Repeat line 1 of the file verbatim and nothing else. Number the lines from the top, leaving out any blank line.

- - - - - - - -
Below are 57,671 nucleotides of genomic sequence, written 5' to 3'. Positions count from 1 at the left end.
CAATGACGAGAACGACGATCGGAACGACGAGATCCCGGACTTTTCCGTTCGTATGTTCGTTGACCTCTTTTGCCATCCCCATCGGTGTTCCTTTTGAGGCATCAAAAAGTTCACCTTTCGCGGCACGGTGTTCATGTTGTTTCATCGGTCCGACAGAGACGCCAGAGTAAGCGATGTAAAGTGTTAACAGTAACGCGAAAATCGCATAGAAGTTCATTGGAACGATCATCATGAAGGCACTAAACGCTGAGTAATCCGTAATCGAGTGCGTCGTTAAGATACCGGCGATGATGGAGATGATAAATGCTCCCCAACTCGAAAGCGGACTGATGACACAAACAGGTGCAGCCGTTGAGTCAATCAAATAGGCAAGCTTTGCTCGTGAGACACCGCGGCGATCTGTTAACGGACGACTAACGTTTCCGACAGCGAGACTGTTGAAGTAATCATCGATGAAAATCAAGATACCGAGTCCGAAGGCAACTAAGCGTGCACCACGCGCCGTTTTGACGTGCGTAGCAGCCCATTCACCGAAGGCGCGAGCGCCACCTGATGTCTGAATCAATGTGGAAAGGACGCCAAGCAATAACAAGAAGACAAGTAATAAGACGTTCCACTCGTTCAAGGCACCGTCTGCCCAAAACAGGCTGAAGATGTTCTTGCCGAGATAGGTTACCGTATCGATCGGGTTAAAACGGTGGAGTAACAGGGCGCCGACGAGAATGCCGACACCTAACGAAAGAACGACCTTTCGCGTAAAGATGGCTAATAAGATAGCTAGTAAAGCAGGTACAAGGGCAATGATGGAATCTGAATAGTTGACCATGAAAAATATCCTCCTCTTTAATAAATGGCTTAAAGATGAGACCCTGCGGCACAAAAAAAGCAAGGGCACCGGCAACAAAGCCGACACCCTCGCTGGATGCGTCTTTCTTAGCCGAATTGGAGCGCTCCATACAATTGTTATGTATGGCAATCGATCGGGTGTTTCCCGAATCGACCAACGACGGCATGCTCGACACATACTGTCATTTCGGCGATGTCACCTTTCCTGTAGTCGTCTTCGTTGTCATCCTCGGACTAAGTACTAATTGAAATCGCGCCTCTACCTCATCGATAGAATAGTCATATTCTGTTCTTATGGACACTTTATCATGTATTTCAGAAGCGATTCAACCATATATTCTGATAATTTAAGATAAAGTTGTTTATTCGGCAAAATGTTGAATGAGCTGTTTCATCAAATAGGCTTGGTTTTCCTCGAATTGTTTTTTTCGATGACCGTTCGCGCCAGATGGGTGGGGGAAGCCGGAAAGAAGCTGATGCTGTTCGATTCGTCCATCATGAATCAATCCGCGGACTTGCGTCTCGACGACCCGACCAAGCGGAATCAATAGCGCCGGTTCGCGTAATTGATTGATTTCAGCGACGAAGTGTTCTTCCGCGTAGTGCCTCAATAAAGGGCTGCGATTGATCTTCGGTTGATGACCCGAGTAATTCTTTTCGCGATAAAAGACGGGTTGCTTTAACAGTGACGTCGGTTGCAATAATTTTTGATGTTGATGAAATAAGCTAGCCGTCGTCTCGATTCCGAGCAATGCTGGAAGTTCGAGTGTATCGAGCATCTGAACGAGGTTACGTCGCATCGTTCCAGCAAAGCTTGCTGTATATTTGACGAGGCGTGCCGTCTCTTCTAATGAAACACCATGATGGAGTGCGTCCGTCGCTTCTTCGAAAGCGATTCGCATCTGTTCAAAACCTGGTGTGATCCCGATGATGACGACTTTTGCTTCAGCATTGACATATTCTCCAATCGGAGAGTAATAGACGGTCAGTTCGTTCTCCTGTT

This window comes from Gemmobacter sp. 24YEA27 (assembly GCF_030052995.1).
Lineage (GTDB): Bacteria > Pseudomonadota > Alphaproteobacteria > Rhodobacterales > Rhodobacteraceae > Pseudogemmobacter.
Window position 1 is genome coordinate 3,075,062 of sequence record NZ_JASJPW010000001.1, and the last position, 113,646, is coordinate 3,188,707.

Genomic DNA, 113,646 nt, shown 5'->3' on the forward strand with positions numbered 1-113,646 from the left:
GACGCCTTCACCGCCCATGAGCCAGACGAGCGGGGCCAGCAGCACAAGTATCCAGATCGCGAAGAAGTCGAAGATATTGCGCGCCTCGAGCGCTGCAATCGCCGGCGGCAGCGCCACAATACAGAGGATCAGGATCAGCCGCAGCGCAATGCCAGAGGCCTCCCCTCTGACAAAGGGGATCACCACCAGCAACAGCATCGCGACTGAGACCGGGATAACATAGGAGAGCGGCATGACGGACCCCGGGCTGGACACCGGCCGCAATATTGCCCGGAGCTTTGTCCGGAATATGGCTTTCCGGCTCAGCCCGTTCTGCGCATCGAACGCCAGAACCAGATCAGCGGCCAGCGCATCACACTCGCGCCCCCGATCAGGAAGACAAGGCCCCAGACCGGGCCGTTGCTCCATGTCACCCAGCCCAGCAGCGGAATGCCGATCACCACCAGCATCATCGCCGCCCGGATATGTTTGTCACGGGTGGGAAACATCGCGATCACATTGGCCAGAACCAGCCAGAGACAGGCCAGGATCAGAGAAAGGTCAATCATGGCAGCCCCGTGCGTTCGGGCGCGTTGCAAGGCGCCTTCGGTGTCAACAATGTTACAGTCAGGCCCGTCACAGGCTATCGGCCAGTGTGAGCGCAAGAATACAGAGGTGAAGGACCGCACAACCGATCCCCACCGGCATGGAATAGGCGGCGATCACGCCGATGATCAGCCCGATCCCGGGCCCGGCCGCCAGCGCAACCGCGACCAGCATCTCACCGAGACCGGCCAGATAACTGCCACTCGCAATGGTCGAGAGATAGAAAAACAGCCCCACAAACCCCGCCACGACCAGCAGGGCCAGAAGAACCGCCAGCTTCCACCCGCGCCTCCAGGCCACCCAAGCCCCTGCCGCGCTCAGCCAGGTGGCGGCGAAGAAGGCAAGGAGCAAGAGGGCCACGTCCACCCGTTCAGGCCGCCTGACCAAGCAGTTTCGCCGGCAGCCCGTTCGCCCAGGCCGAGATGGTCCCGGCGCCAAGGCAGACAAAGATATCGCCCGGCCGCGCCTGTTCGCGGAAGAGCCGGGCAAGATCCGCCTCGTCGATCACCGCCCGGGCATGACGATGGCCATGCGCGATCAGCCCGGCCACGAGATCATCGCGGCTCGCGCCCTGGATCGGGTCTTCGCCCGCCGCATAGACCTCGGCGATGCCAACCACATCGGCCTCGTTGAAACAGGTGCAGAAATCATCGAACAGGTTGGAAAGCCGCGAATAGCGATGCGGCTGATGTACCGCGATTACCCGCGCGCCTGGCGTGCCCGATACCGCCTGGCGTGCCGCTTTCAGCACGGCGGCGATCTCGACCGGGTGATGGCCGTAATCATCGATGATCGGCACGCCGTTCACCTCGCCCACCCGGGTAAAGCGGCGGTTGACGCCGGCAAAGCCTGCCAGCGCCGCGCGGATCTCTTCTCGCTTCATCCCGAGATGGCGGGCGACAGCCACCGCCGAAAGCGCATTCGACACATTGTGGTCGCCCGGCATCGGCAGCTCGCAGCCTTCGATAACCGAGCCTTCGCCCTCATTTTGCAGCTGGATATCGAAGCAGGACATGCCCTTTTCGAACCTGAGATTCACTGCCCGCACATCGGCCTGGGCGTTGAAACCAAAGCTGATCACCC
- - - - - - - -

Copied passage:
Below are 57,671 nucleotides of genomic sequence, written 5' to 3'. Positions count from 1 at the left end.